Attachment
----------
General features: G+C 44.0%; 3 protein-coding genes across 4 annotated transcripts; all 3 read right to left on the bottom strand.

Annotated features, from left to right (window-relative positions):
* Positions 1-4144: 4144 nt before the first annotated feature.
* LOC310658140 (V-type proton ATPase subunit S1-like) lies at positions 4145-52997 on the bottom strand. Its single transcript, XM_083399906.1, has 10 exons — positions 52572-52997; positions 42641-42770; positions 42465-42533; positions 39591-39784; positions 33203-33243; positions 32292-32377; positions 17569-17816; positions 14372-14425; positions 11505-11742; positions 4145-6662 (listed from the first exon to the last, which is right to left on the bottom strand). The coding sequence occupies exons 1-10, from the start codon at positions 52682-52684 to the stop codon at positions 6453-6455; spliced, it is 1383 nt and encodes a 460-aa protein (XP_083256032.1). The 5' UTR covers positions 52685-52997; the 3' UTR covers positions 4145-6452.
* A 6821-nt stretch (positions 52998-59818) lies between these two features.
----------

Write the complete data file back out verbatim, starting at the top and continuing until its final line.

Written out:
General features: G+C 44.0%; 3 protein-coding genes across 4 annotated transcripts; all 3 read right to left on the bottom strand.

Annotated features, from left to right (window-relative positions):
* Positions 1-4144: 4144 nt before the first annotated feature.
* LOC310658140 (V-type proton ATPase subunit S1-like) lies at positions 4145-52997 on the bottom strand. Its single transcript, XM_083399906.1, has 10 exons — positions 52572-52997; positions 42641-42770; positions 42465-42533; positions 39591-39784; positions 33203-33243; positions 32292-32377; positions 17569-17816; positions 14372-14425; positions 11505-11742; positions 4145-6662 (listed from the first exon to the last, which is right to left on the bottom strand). The coding sequence occupies exons 1-10, from the start codon at positions 52682-52684 to the stop codon at positions 6453-6455; spliced, it is 1383 nt and encodes a 460-aa protein (XP_083256032.1). The 5' UTR covers positions 52685-52997; the 3' UTR covers positions 4145-6452.
* A 6821-nt stretch (positions 52998-59818) lies between these two features.